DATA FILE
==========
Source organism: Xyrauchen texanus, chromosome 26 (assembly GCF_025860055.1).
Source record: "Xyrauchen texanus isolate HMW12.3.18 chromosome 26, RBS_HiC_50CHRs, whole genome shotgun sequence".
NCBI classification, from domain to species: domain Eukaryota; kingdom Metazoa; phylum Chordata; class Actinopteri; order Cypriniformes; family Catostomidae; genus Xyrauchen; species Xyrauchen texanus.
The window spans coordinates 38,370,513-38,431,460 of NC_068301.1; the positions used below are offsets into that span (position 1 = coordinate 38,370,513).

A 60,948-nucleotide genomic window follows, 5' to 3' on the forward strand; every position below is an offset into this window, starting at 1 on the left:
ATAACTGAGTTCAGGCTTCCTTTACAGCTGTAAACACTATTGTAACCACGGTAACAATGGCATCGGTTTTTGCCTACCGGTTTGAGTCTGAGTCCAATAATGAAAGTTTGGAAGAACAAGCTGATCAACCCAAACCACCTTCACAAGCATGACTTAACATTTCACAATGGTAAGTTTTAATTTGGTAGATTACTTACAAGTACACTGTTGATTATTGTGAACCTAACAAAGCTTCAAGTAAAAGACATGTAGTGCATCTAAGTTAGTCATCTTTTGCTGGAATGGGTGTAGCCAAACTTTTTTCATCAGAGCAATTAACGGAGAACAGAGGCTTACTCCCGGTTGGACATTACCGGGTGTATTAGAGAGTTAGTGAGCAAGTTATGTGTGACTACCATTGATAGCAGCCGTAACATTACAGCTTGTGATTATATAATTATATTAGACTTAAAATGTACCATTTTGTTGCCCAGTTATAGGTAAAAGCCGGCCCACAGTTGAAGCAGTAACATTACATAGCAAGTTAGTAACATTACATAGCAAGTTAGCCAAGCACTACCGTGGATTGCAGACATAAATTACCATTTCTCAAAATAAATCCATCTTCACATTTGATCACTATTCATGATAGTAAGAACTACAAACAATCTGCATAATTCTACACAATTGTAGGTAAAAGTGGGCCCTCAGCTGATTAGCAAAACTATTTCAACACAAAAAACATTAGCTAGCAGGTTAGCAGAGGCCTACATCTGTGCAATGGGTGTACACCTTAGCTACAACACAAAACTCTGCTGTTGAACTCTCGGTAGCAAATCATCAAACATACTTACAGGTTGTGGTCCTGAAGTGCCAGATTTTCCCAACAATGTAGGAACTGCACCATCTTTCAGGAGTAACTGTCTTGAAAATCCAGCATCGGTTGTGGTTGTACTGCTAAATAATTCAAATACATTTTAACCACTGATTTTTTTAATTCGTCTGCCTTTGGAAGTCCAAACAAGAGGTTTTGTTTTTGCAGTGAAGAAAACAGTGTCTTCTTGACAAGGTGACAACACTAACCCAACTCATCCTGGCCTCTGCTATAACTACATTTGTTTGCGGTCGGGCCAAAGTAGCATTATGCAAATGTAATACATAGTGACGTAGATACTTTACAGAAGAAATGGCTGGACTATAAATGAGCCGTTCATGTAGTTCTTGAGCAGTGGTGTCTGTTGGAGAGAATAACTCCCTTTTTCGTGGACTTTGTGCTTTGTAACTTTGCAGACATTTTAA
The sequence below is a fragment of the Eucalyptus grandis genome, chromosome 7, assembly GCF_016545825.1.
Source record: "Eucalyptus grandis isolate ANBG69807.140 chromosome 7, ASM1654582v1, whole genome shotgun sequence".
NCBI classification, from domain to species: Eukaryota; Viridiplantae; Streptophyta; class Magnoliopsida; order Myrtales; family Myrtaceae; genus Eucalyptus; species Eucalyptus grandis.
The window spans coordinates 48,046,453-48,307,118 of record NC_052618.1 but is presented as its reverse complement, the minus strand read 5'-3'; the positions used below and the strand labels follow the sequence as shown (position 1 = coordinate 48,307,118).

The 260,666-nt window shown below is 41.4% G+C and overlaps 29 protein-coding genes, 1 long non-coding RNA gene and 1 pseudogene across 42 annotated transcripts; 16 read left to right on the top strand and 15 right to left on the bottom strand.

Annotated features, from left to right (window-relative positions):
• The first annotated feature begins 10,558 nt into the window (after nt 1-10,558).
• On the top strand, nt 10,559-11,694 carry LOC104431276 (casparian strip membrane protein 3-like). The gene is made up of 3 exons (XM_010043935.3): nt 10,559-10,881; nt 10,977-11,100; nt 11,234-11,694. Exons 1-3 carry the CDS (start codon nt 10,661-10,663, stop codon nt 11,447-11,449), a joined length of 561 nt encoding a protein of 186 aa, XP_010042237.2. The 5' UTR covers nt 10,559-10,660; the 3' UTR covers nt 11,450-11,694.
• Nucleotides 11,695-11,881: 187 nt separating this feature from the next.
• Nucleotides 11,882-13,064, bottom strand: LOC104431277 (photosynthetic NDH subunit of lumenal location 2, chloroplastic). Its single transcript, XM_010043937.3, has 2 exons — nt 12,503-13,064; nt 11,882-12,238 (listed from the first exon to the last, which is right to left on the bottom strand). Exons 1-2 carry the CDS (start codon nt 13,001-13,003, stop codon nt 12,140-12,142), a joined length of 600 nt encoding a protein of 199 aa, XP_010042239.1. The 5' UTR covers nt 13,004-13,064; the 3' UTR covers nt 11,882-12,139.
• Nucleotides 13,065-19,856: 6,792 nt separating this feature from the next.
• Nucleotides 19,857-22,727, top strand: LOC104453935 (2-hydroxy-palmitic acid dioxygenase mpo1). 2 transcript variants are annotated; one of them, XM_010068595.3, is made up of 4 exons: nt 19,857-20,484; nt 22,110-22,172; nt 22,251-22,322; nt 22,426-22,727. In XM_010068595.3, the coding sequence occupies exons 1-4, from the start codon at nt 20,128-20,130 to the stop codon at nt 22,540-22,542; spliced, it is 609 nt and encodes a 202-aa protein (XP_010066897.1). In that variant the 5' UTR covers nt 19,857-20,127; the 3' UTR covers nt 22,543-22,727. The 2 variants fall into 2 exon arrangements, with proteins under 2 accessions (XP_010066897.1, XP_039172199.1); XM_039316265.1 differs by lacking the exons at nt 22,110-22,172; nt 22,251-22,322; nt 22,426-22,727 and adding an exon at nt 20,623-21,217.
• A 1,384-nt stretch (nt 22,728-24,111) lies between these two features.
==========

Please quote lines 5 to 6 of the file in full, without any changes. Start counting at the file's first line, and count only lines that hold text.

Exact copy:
A 60,948-nucleotide genomic window follows, 5' to 3' on the forward strand; every position below is an offset into this window, starting at 1 on the left:
ATAACTGAGTTCAGGCTTCCTTTACAGCTGTAAACACTATTGTAACCACGGTAACAATGGCATCGGTTTTTGCCTACCGGTTTGAGTCTGAGTCCAATAATGAAAGTTTGGAAGAACAAGCTGATCAACCCAAACCACCTTCACAAGCATGACTTAACATTTCACAATGGTAAGTTTTAATTTGGTAGATTACTTACAAGTACACTGTTGATTATTGTGAACCTAACAAAGCTTCAAGTAAAAGACATGTAGTGCATCTAAGTTAGTCATCTTTTGCTGGAATGGGTGTAGCCAAACTTTTTTCATCAGAGCAATTAACGGAGAACAGAGGCTTACTCCCGGTTGGACATTACCGGGTGTATTAGAGAGTTAGTGAGCAAGTTATGTGTGACTACCATTGATAGCAGCCGTAACATTACAGCTTGTGATTATATAATTATATTAGACTTAAAATGTACCATTTTGTTGCCCAGTTATAGGTAAAAGCCGGCCCACAGTTGAAGCAGTAACATTACATAGCAAGTTAGTAACATTACATAGCAAGTTAGCCAAGCACTACCGTGGATTGCAGACATAAATTACCATTTCTCAAAATAAATCCATCTTCACATTTGATCACTATTCATGATAGTAAGAACTACAAACAATCTGCATAATTCTACACAATTGTAGGTAAAAGTGGGCCCTCAGCTGATTAGCAAAACTATTTCAACACAAAAAACATTAGCTAGCAGGTTAGCAGAGGCCTACATCTGTGCAATGGGTGTACACCTTAGCTACAACACAAAACTCTGCTGTTGAACTCTCGGTAGCAAATCATCAAACATACTTACAGGTTGTGGTCCTGAAGTGCCAGATTTTCCCAACAATGTAGGAACTGCACCATCTTTCAGGAGTAACTGTCTTGAAAATCCAGCATCGGTTGTGGTTGTACTGCTAAATAATTCAAATACATTTTAACCACTGATTTTTTTAATTCGTCTGCCTTTGGAAGTCCAAACAAGAGGTTTTGTTTTTGCAGTGAAGAAAACAGTGTCTTCTTGACAAGGTGACAACACTAACCCAACTCATCCTGGCCTCTGCTATAACTACATTTGTTTGCGGTCGGGCCAAAGTAGCATTATGCAAATGTAATACATAGTGACGTAGATACTTTACAGAAGAAATGGCTGGACTATAAATGAGCCGTTCATGTAGTTCTTGAGCAGTGGTGTCTGTTGGAGAGAATAACTCCCTTTTTCGTGGACTTTGTGCTTTGTAACTTTGCAGACATTTTAA